The USD continues to trade on the back foot as reports emerge that US trade negotiator aim to target a more stable Yuan as part of the comprehensive trade deal being negotiated. A firmer Yuan is a risk positive event for the likes of EM (emerging markets) and beta currencies (AUD).
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The Daily Edge is authored by Ivan Delgado, Head of Market Research at Global Prime. The purpose of this content is to provide an assessment of the market conditions. The report takes an in-depth look of market dynamics, factoring in fundamentals, technicals, inter-market, futures and options, in order to determine daily biases and assist one’s decisions on a regular basis. Feel free to follow Ivan on Twitter & Youtube.
A familiar theme continues to pan out in financial markets. By looking at the charts, and represented in the table above, we can clearly see how the environment remains aggressively USD negative. The next wave of selling has finally produced an inflection point in the macro flows as depicted by the downward slope in the 125-HMA (5-DMA). From a market structure standpoint, the selling in the DXY has opened up further downside after achieving a successful rotation lower.
The USD weakness is also manifested via lower US yields and a much higher Gold, closing at nearly $1,340.00. As part of this excess of USD supply, US equities keep pushing higher, which is obviously helping the likes of the beta currencies such as the Aussie, the Kiwi, the Loonie. As part of this context, even the Euro or the Pound have also made significant gains following the strength in the Chinese Yuan.
The outlook for the Euro in the next 24h is unambiguously bullish. The dashboard above represents the positive outlook, with both technicals and intermarket flows converging to expect further demand imbalances. What’s also important is to acknowledge that in the scenario that the EUR/USD trend really takes off, we are just coming out of a macro trend as per the prolonged downward slope of the 5-DMA (125-HMA), which means that from a risk-reward perspective, this could be a potentially attractive period to build long positions in order to capitalize on the broad-based USD weakness. The chart, from a technical perspective, is a thing of beauty. We’ve validated a new swing high by finding acceptance above 1.1330, which means we can now draw an ascending trendline. Besides, most of the volume transacted in the last 24 (POC) has been trapped behind the close. Talking about the close, the currency pair has finished at the very high, which speaks volumes of the lack of supply. Allow me to also remark that the 125-HMA slope has finally turned north, while the German vs US yield spread, which has been playing a greater role in the carving of the bottom, did spike yesterday. Overall, this is a market that has all the credence for buy-side strategies to do well.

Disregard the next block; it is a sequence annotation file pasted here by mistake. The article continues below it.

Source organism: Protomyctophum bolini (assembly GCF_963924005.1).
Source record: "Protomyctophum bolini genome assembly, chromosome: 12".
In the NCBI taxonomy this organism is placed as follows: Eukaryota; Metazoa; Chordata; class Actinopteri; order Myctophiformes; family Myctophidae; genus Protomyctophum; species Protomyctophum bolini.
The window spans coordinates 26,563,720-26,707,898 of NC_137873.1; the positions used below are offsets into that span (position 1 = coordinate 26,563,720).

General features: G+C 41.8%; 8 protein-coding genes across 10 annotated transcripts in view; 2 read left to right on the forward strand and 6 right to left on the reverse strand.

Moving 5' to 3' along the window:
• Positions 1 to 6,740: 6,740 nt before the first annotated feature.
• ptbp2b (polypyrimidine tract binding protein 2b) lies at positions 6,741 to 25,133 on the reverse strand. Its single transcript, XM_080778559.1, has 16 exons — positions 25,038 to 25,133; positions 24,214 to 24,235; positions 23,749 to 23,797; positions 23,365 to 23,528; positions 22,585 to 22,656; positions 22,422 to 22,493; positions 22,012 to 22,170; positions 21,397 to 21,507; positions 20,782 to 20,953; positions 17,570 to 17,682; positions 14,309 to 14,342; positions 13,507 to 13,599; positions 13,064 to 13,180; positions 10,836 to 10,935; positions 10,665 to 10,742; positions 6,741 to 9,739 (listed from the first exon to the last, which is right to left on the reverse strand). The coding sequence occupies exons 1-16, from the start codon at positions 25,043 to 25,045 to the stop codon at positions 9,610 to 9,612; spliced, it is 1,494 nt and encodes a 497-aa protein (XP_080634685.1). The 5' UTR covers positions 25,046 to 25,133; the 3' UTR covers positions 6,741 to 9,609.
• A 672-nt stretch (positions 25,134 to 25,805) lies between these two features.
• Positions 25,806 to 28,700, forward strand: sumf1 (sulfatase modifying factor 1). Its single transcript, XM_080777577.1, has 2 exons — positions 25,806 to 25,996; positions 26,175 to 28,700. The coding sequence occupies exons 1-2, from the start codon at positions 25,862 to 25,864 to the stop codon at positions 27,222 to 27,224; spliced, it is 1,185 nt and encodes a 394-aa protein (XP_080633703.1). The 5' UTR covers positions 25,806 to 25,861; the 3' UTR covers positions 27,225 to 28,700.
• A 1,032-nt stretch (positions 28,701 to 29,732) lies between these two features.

The outlook for the Pound looks quite bright. The move in the Pound has been by far the most aggressive in the last 24h, which puts us in a difficult position to find good opportunities to engage in buy-side action unless your strategy is based upon momentum or some type of scalping that gets you in and out of the market fairly quickly. The reason I am saying that is because we are quite overstretched by any measure you deploy. We’ve run over 300 pips to the upside in just 3 days, so with such an average of 100p/day, it’s difficult to find value. The technicals and intermaket flows are definitely in alignment for further upside, but I personally think that some air must first come out of the GBP balloon before considering to buy and hold strategies. Anything can happen, and the combination of positive Brexit headlines alongside the Yuan strength story dragging on can further expand the momentum, but when all things considered, this market needs some type of correction before the risk-reward becomes relatively attractive. Just my 2 cents.